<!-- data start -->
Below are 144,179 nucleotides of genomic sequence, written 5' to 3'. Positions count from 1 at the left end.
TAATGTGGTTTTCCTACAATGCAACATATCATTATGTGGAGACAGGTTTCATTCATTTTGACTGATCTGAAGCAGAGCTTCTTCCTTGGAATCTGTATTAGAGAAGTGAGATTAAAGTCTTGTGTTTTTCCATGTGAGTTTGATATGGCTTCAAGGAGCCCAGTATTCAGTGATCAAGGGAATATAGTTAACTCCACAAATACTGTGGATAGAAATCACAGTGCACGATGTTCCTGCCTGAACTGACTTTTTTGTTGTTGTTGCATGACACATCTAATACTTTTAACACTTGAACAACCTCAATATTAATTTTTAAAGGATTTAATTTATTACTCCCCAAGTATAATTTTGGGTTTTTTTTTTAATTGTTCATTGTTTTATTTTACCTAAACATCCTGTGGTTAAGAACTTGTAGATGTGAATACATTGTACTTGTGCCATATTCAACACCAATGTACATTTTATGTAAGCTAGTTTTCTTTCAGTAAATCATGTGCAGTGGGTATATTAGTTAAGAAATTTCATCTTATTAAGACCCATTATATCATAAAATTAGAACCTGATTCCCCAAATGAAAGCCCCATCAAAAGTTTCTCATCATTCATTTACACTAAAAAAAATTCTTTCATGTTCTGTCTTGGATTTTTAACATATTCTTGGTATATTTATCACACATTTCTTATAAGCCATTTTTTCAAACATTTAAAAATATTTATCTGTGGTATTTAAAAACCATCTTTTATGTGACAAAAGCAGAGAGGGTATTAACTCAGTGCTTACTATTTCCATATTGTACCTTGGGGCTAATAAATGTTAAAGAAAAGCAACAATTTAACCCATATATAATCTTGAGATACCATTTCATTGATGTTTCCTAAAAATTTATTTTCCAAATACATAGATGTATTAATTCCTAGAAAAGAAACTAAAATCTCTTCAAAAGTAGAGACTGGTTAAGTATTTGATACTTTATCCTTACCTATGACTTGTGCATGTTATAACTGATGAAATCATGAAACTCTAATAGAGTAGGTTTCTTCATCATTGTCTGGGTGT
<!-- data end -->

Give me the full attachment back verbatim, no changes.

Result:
Below are 144,179 nucleotides of genomic sequence, written 5' to 3'. Positions count from 1 at the left end.
TAATGTGGTTTTCCTACAATGCAACATATCATTATGTGGAGACAGGTTTCATTCATTTTGACTGATCTGAAGCAGAGCTTCTTCCTTGGAATCTGTATTAGAGAAGTGAGATTAAAGTCTTGTGTTTTTCCATGTGAGTTTGATATGGCTTCAAGGAGCCCAGTATTCAGTGATCAAGGGAATATAGTTAACTCCACAAATACTGTGGATAGAAATCACAGTGCACGATGTTCCTGCCTGAACTGACTTTTTTGTTGTTGTTGCATGACACATCTAATACTTTTAACACTTGAACAACCTCAATATTAATTTTTAAAGGATTTAATTTATTACTCCCCAAGTATAATTTTGGGTTTTTTTTTTAATTGTTCATTGTTTTATTTTACCTAAACATCCTGTGGTTAAGAACTTGTAGATGTGAATACATTGTACTTGTGCCATATTCAACACCAATGTACATTTTATGTAAGCTAGTTTTCTTTCAGTAAATCATGTGCAGTGGGTATATTAGTTAAGAAATTTCATCTTATTAAGACCCATTATATCATAAAATTAGAACCTGATTCCCCAAATGAAAGCCCCATCAAAAGTTTCTCATCATTCATTTACACTAAAAAAAATTCTTTCATGTTCTGTCTTGGATTTTTAACATATTCTTGGTATATTTATCACACATTTCTTATAAGCCATTTTTTCAAACATTTAAAAATATTTATCTGTGGTATTTAAAAACCATCTTTTATGTGACAAAAGCAGAGAGGGTATTAACTCAGTGCTTACTATTTCCATATTGTACCTTGGGGCTAATAAATGTTAAAGAAAAGCAACAATTTAACCCATATATAATCTTGAGATACCATTTCATTGATGTTTCCTAAAAATTTATTTTCCAAATACATAGATGTATTAATTCCTAGAAAAGAAACTAAAATCTCTTCAAAAGTAGAGACTGGTTAAGTATTTGATACTTTATCCTTACCTATGACTTGTGCATGTTATAACTGATGAAATCATGAAACTCTAATAGAGTAGGTTTCTTCATCATTGTCTGGGTGT